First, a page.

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Imagine I have the following:

private IEnumerable MyFunc(parameter a)
{
   using(MyDataContext dc = new MyDataContext)
   {
      return dc.tablename.Select(row => row.parameter == a);
   }
}

private void UsingFunc()
{
   var result = MyFunc(new a());

   foreach(var row in result)
   {
      //Do something
   }
}

According to the documentation the linq execution will defer till I actual enumerate the result, which occurs in the line at the foreach. However the using statement should force the object to be collected reliably at the end of the call to MyFunct().

What actually happens, when will the disposer run and/or the result run?

Only thing I can think of is the deferred execution is computed at compile time, so the actual call is moved by the compiler to the first line of the foreach, causing the using to perform correctly, but not run until the foreach line? Is there a guru out there who can help?

EDIT: NOTE: This code does work, I just don't understand how.

I did some reading and I realised in my code that I had called the ToList() extension method which of course enumerates the result. The ticked answer's behaviour is perfectly correct for the actual question answered.

Sorry for any confusion.

share|improve this question
    
nice question. I have been bombed by this.. a Using(DataContext) blows up spectacularly –  Gishu Jan 19 '09 at 6:52
    
I get an ObjectDisposedException "DataContext accessed after Dispose." when I try this. Is your MyDataContext the autogenerated DataContext from the LINQ designer? Does it inherit from DataContext? –  Cameron MacFarland Jan 19 '09 at 7:44
    
I third the notion: if you dispose your datacontext by using "Using", you -will- get a runtime exception if you try to use the datacontext later. I know I've done it. –  David B Jan 19 '09 at 23:22
    
Apologies to all, see my updated question, you are perfectly correct. –  Spence Jan 20 '09 at 5:20

2 Answers 2

up vote 10 down vote accepted

I would expect that to simply not work; the Select is deferred, so no data has been consumed at this point. However, since you have disposed the data-context (before leaving MyFunc), it will never be able to get data. A better option is to pass the data-context into the method, so that the consumer can choose the lifetime. Also, I would recommend returning IQueryable<T> so that the consumer can "compose" the result (i.e. add OrderBy / Skip / Take / Where etc, and have it impact the final query):

// this could also be an instance method on the data-context
internal static IQueryable<SomeType> MyFunc(
    this MyDataContext dc, parameter a)
{
   return dc.tablename.Where(row => row.parameter == a);
}

private void UsingFunc()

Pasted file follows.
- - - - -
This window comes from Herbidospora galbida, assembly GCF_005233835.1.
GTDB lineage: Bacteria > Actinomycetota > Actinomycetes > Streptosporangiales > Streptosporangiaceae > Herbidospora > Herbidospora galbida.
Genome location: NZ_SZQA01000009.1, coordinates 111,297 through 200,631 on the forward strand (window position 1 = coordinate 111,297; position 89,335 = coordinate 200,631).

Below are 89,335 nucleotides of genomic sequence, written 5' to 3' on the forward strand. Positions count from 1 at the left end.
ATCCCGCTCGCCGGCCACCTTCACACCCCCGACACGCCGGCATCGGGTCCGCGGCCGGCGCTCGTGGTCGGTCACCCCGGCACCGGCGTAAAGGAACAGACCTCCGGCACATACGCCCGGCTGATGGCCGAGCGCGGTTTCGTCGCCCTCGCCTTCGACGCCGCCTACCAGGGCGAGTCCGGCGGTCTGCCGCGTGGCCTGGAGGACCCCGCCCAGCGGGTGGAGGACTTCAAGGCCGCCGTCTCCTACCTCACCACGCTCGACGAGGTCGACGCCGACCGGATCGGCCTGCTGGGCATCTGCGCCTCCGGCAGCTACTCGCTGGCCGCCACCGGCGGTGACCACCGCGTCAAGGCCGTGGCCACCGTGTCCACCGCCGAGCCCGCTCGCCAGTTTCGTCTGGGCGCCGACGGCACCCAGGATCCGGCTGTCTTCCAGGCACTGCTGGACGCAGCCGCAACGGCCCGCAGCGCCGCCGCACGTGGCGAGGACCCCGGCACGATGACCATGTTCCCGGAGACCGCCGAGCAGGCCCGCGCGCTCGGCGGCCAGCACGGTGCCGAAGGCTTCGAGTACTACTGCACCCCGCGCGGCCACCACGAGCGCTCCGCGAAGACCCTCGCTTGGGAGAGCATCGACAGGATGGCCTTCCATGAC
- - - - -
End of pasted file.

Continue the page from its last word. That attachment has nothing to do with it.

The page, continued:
{
    using(MyDataContext dc = new MyDataContext()) {
       var result = dc.MyFunc(new a());

       foreach(var row in result)
       {
           //Do something
       }
    }
}


Update: if you (comments) don't want to defer execution (i.e. you don't want the caller dealing with the data-context), then you need to evaluate the results. You can do this by calling .ToList() or .ToArray() on the result to buffer the values.

private IEnumerable<SomeType> MyFunc(parameter a)
{
   using(MyDataContext dc = new MyDataContext)
   {
      // or ToList() etc
      return dc.tablename.Where(row => row.parameter == a).ToArray();
   }
}

If you want to keep it deferred in this case, then you need to use an "iterator block":

private IEnumerable<SomeType> MyFunc(parameter a)
{
   using(MyDataContext dc = new MyDataContext)
   {
      foreach(SomeType row in dc
          .tablename.Where(row => row.parameter == a))
      {
        yield return row;
      }
   }
}

This is now deferred without passing the data-context around.

share|improve this answer
    
I am trying to keep database operations out of business logic, so I am trying to not pass around the datacontext. All I want is lists, enumerable's and scalars from these functions. –  Spence Jan 19 '09 at 6:45
    
See update, then –  Marc Gravell Jan 19 '09 at 6:49
    
Would that hit the database each time? Or will it do the query and then yield return each value? –  Spence Jan 19 '09 at 7:03
    
It hits the DB once the first result is returned. –  Cameron MacFarland Jan 19 '09 at 7:05
    
does it hit the db each yeild? or hit the db once, then yeild out the results holding them in memory? –  Spence Jan 19 '09 at 8:40

I just posted another deferred-execution solution to this problem here, including this sample code:

IQueryable<MyType> MyFunc(string myValue)
{
    return from dc in new MyDataContext().Use()
           from row in dc.MyTable
           where row.MyField == myValue
           select row;
}

void UsingFunc()
{
    var result = MyFunc("MyValue").OrderBy(row => row.SortOrder);
    foreach(var row in result)
    {
        //Do something
    }
}

The Use() extension method essentially acts like a deferred using block.

share|improve this answer
    
I've already accepted the answer but that is a really nifty way of thinking. .Use() extension method. You deserve more than a +1 for an answer like that. –  Spence Jul 23 '09 at 22:44

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